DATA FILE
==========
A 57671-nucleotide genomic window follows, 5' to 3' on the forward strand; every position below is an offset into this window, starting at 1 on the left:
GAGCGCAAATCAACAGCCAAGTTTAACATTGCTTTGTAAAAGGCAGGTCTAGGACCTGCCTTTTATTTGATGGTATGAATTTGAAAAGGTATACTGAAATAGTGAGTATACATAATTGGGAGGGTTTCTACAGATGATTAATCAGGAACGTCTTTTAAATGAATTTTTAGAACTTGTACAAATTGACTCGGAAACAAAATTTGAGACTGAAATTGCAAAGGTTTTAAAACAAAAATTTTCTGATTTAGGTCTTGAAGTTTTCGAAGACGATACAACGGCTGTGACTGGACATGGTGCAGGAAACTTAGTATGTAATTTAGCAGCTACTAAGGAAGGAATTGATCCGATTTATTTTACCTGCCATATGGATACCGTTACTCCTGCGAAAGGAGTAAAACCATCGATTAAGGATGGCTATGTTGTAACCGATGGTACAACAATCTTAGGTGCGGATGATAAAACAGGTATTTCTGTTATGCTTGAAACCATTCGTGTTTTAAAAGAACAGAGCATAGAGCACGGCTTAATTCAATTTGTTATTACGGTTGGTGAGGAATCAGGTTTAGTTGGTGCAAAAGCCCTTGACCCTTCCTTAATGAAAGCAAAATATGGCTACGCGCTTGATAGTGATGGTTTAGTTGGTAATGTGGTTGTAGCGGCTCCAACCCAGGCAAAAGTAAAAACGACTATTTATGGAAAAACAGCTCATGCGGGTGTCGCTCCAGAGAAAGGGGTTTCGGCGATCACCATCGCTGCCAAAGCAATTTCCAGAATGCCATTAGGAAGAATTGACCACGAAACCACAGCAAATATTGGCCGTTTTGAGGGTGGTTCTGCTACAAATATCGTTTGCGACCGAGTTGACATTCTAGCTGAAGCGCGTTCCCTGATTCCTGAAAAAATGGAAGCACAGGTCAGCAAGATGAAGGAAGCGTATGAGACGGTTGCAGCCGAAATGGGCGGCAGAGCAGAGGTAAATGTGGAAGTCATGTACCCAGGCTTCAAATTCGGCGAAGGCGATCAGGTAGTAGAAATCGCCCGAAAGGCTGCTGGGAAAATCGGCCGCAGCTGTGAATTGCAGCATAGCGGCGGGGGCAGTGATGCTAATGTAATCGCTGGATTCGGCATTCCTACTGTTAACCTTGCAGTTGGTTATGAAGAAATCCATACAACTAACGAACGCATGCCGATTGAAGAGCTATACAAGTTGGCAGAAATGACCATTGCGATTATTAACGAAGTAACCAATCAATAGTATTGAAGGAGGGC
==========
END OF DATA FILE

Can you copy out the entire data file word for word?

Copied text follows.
A 57671-nucleotide genomic window follows, 5' to 3' on the forward strand; every position below is an offset into this window, starting at 1 on the left:
GAGCGCAAATCAACAGCCAAGTTTAACATTGCTTTGTAAAAGGCAGGTCTAGGACCTGCCTTTTATTTGATGGTATGAATTTGAAAAGGTATACTGAAATAGTGAGTATACATAATTGGGAGGGTTTCTACAGATGATTAATCAGGAACGTCTTTTAAATGAATTTTTAGAACTTGTACAAATTGACTCGGAAACAAAATTTGAGACTGAAATTGCAAAGGTTTTAAAACAAAAATTTTCTGATTTAGGTCTTGAAGTTTTCGAAGACGATACAACGGCTGTGACTGGACATGGTGCAGGAAACTTAGTATGTAATTTAGCAGCTACTAAGGAAGGAATTGATCCGATTTATTTTACCTGCCATATGGATACCGTTACTCCTGCGAAAGGAGTAAAACCATCGATTAAGGATGGCTATGTTGTAACCGATGGTACAACAATCTTAGGTGCGGATGATAAAACAGGTATTTCTGTTATGCTTGAAACCATTCGTGTTTTAAAAGAACAGAGCATAGAGCACGGCTTAATTCAATTTGTTATTACGGTTGGTGAGGAATCAGGTTTAGTTGGTGCAAAAGCCCTTGACCCTTCCTTAATGAAAGCAAAATATGGCTACGCGCTTGATAGTGATGGTTTAGTTGGTAATGTGGTTGTAGCGGCTCCAACCCAGGCAAAAGTAAAAACGACTATTTATGGAAAAACAGCTCATGCGGGTGTCGCTCCAGAGAAAGGGGTTTCGGCGATCACCATCGCTGCCAAAGCAATTTCCAGAATGCCATTAGGAAGAATTGACCACGAAACCACAGCAAATATTGGCCGTTTTGAGGGTGGTTCTGCTACAAATATCGTTTGCGACCGAGTTGACATTCTAGCTGAAGCGCGTTCCCTGATTCCTGAAAAAATGGAAGCACAGGTCAGCAAGATGAAGGAAGCGTATGAGACGGTTGCAGCCGAAATGGGCGGCAGAGCAGAGGTAAATGTGGAAGTCATGTACCCAGGCTTCAAATTCGGCGAAGGCGATCAGGTAGTAGAAATCGCCCGAAAGGCTGCTGGGAAAATCGGCCGCAGCTGTGAATTGCAGCATAGCGGCGGGGGCAGTGATGCTAATGTAATCGCTGGATTCGGCATTCCTACTGTTAACCTTGCAGTTGGTTATGAAGAAATCCATACAACTAACGAACGCATGCCGATTGAAGAGCTATACAAGTTGGCAGAAATGACCATTGCGATTATTAACGAAGTAACCAATCAATAGTATTGAAGGAGGGC